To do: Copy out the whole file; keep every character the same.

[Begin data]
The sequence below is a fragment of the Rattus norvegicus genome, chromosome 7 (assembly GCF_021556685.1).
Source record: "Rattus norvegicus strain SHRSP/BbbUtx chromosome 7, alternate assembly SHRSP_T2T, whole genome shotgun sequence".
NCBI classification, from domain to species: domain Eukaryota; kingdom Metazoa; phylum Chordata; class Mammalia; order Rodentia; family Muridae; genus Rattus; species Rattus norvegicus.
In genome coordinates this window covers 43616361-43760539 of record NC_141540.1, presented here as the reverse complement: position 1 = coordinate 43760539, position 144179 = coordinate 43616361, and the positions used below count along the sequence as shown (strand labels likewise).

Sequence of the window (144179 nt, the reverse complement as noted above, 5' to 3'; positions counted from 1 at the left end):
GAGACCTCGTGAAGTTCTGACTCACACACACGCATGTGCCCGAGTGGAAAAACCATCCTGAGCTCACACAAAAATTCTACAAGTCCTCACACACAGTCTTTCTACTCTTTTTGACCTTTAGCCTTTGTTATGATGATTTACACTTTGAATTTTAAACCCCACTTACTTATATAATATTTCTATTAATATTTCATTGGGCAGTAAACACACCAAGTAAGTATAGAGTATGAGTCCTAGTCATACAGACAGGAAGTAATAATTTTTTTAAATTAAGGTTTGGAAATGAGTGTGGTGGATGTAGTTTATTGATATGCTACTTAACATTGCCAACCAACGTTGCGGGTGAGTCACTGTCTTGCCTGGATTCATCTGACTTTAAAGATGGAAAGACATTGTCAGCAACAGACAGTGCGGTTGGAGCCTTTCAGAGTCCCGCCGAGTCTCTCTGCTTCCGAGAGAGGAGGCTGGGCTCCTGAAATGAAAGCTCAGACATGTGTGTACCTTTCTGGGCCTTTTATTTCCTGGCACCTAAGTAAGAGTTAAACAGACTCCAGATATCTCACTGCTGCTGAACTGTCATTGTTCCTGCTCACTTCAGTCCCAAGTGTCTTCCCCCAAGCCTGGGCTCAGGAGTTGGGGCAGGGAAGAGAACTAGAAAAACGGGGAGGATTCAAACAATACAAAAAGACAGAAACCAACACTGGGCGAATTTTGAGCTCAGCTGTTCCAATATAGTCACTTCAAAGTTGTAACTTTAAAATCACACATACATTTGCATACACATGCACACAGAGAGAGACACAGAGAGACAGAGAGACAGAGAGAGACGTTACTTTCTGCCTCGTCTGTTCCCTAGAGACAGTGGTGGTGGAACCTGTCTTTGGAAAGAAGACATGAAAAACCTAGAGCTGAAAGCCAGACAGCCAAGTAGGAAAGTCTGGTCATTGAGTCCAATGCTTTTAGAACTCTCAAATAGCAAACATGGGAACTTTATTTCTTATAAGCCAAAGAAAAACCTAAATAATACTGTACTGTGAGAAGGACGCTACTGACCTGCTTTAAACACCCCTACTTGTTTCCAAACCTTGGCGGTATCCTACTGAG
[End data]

The sequence below is a fragment of the Rattus norvegicus genome, chromosome 7 (assembly GCF_021556685.1).
Source record: "Rattus norvegicus strain SHRSP/BbbUtx chromosome 7, alternate assembly SHRSP_T2T, whole genome shotgun sequence".
NCBI classification, from domain to species: domain Eukaryota; kingdom Metazoa; phylum Chordata; class Mammalia; order Rodentia; family Muridae; genus Rattus; species Rattus norvegicus.
In genome coordinates this window covers 43616361-43760539 of record NC_141540.1, presented here as the reverse complement: position 1 = coordinate 43760539, position 144179 = coordinate 43616361, and the positions used below count along the sequence as shown (strand labels likewise).

Sequence of the window (144179 nt, the reverse complement as noted above, 5' to 3'; positions counted from 1 at the left end):
GAGACCTCGTGAAGTTCTGACTCACACACACGCATGTGCCCGAGTGGAAAAACCATCCTGAGCTCACACAAAAATTCTACAAGTCCTCACACACAGTCTTTCTACTCTTTTTGACCTTTAGCCTTTGTTATGATGATTTACACTTTGAATTTTAAACCCCACTTACTTATATAATATTTCTATTAATATTTCATTGGGCAGTAAACACACCAAGTAAGTATAGAGTATGAGTCCTAGTCATACAGACAGGAAGTAATAATTTTTTTAAATTAAGGTTTGGAAATGAGTGTGGTGGATGTAGTTTATTGATATGCTACTTAACATTGCCAACCAACGTTGCGGGTGAGTCACTGTCTTGCCTGGATTCATCTGACTTTAAAGATGGAAAGACATTGTCAGCAACAGACAGTGCGGTTGGAGCCTTTCAGAGTCCCGCCGAGTCTCTCTGCTTCCGAGAGAGGAGGCTGGGCTCCTGAAATGAAAGCTCAGACATGTGTGTACCTTTCTGGGCCTTTTATTTCCTGGCACCTAAGTAAGAGTTAAACAGACTCCAGATATCTCACTGCTGCTGAACTGTCATTGTTCCTGCTCACTTCAGTCCCAAGTGTCTTCCCCCAAGCCTGGGCTCAGGAGTTGGGGCAGGGAAGAGAACTAGAAAAACGGGGAGGATTCAAACAATACAAAAAGACAGAAACCAACACTGGGCGAATTTTGAGCTCAGCTGTTCCAATATAGTCACTTCAAAGTTGTAACTTTAAAATCACACATACATTTGCATACACATGCACACAGAGAGAGACACAGAGAGACAGAGAGACAGAGAGAGACGTTACTTTCTGCCTCGTCTGTTCCCTAGAGACAGTGGTGGTGGAACCTGTCTTTGGAAAGAAGACATGAAAAACCTAGAGCTGAAAGCCAGACAGCCAAGTAGGAAAGTCTGGTCATTGAGTCCAATGCTTTTAGAACTCTCAAATAGCAAACATGGGAACTTTATTTCTTATAAGCCAAAGAAAAACCTAAATAATACTGTACTGTGAGAAGGACGCTACTGACCTGCTTTAAACACCCCTACTTGTTTCCAAACCTTGGCGGTATCCTACTGAG